United States District Court, N.D. Indiana, South Bend Division
CHRISTOPHER L. SCRUGGS, Plaintiff,
NURSE WEST, et al., Defendants.
OPINION AND ORDER
L. MILLER, JR. JUDGE
L. Scruggs, who is representing himself, was granted leave to
proceed on an Eighth Amendment claim against Nurse Janice
West and Officer Eric Miller. Mr. Scruggs alleges that Nurse
West used excessive force against him when she closed his
hand in a cuff port on October 24, 2015, and Officer Miller
failed to intervene in Nurse West's use of excessive
force. The defendants have each moved for summary judgment,
asserting that Nurse West didn't use excessive force.
Because there are genuine disputes about whether Nurse West
used excessive force, the court denies the motions.
Scruggs and the defendants disagree about many particulars,
but the basic facts aren't in dispute. Mr. Scruggs was an
inmate at the Westville Control Unit, the segregation unit of
a maximum security correctional facility on October 24, 2015.
He was suffering from tooth pain and had been prescribed
Tylenol, to be taken every six hours on an as needed basis.
Nurse West and Officer Miller arrived at Mr. Scruggs'
cell late in the evening to hand out medications. Nurse West
gave Mr. Scruggs some of his medications but didn't give
him the Tylenol because it had not yet been six hours since
his last dose. Officer Miller and Nurse West returned to Mr.
Scruggs cell about 90 minutes to see whether he wanted the
next dose of Tylenol. What happened during this second visit
is largely disputed.
defendants claim that Nurse West didn't have a medication
cup when she got to Mr. Scruggs's cell, she so she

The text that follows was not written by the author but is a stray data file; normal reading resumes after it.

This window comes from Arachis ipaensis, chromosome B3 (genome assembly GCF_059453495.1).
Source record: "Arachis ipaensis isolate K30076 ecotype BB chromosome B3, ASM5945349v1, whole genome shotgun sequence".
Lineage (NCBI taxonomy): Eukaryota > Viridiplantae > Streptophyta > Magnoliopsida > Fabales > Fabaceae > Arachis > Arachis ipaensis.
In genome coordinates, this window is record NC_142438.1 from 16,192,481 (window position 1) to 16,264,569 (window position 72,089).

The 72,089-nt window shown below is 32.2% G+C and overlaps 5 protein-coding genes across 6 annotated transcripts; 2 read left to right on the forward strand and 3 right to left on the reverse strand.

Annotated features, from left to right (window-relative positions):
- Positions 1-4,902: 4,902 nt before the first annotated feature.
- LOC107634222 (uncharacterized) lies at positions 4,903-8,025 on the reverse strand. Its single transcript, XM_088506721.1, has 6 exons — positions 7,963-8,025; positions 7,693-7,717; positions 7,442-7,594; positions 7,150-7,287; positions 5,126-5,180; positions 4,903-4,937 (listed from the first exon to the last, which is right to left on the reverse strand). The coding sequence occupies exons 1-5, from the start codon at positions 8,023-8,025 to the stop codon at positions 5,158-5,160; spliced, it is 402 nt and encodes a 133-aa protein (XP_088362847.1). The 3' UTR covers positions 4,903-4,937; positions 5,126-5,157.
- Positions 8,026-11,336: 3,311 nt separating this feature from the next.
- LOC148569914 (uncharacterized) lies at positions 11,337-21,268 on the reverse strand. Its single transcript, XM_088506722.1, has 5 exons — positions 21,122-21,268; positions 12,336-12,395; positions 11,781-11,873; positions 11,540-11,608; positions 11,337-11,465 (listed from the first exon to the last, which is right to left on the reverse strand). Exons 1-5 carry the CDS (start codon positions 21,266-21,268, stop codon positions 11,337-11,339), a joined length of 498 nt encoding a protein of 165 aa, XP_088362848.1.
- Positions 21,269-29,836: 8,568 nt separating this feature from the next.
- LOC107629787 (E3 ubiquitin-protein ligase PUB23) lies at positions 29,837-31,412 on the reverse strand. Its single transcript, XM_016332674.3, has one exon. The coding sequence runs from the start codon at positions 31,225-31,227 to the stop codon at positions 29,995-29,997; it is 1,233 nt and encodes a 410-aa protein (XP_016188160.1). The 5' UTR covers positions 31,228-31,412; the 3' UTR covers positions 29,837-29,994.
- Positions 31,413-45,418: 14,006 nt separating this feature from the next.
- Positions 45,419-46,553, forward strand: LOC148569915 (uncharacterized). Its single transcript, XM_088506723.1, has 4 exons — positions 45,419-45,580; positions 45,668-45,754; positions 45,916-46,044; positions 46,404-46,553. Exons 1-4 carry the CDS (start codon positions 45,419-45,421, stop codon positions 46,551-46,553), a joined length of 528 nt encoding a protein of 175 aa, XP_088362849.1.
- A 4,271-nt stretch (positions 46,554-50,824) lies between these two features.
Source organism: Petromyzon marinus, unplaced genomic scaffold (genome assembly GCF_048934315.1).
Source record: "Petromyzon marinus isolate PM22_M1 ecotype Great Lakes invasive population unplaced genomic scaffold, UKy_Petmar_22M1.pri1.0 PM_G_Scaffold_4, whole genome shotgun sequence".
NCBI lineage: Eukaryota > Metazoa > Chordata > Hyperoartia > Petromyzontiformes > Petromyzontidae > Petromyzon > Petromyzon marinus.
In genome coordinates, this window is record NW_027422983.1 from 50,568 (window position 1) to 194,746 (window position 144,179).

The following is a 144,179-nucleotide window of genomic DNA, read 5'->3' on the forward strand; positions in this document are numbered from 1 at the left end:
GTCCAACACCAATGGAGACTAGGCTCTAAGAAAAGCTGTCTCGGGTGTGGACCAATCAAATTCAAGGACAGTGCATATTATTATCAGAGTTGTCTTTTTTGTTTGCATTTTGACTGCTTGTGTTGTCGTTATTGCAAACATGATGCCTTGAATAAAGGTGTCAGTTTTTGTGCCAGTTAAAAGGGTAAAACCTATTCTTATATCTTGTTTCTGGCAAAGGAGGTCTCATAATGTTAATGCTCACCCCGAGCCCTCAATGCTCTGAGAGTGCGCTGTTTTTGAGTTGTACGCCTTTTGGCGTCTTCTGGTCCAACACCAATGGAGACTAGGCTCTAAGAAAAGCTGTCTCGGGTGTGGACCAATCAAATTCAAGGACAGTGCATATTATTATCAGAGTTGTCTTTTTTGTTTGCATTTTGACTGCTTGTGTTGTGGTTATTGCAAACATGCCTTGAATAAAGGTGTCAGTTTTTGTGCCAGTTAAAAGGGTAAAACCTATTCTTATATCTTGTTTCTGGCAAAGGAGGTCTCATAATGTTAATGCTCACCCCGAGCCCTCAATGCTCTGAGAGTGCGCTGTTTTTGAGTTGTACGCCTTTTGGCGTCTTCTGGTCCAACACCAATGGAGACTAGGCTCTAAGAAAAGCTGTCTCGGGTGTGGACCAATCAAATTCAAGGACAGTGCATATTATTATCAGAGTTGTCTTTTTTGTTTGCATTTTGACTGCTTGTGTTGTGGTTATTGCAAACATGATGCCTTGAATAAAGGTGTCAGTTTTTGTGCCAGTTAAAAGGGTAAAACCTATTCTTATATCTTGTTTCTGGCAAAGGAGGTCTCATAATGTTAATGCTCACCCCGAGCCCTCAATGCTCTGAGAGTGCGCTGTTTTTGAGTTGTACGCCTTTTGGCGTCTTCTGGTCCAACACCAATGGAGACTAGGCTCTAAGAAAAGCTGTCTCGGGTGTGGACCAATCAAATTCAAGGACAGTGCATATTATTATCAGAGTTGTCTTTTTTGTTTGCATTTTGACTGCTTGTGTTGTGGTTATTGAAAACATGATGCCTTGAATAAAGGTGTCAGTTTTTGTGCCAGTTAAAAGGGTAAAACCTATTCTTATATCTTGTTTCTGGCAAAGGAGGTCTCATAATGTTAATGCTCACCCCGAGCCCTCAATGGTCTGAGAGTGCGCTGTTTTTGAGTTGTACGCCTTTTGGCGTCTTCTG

planned to pour the Tylenol into his hand. Officer Miller
unlocked and opened the cuff port. Nurse West asked Mr. Scruggs
if he wanted the Tylenol, since it was only to be given if
requested. Mr. Scruggs became belligerent, began using
profanity and demanded his medication. Nurse West became
concerned with Mr. Scruggs's conduct and told him to put
his hand back inside the cuff port, but he refused to do so.
Believing that Mr. Scruggs was attempting to hold the cuff
port hostage, she began to guide the cuff port closed,
but never completely closed it on his hand. Nurse West says
she never applied pressure on the tray flap. Instead, she
claims to have used reasonable force in starting to guide the
cuff port closed to gain compliance because Mr. Scruggs
refused to remove his arm from the cuff port. Officer
Miller's report backs up that account by stating,
“The cuff port did not completely close on offender
Scruggs hand and his hand was not caught however offender
Scruggs made a sound as if it did and stated that his hand
was injured in the cuff port which it was not.” Nurse
West ultimately relented and gave Mr. Scruggs his Tylenol by
pouring it into his hand. Nurse West didn't see Mr.
Scruggs receive any injury while she was at his cell. She has
seen a photograph taken shortly after their encounter,
showing Mr. Scruggs' right index finder with a small
amount of bleeding on the cuticle. She thinks the cuff port
might have scratched his finger.
Scruggs gives a far different account. He claims that Nurse
West was upset about having to make a second trip to his
cell. Mr. Scruggs agrees that the two got into a verbal
altercation about the Tylenol, but disputes that Nurse West
ever told him to put his hand inside the cuff port. He
asserts that during the argument he demanded his Tylenol by
saying, “Come on with my meds, lady.” As soon as
he said that, Nurse West slammed the cuff port closed onto
his hand, breaking his right pinky finger and injuring his
right index finger. Mr. Scruggs claims she closed the cuff
port onto his hand just to cause him harm.
defendants submitted a surveillance video of the incident,
which might help resolve the disputed facts. Scott v.
Harris, 550 U.S. 372, 378 (2007) (noting that facts must
be viewed in light of videotape that recorded the incident).
Unfortunately, it's hard to tell from the video exactly
what took place between Nurse West and Mr. Scruggs because
there is no audio recorded and Officer Miller is standing in
front of the cuff port, obstructing the camera's view
most of the time. The video shows Officer Miller and Nurse
West walk up to Mr. Scruggs's cell. Officer Miller
unlocks and opens the cuff port. As Officer Miller stands to
the side, Nurse West engages in a conversation with Mr.
Scruggs. The video appears to show Nurse West step toward the
cell door and start to close the cuff port. Nurse West steps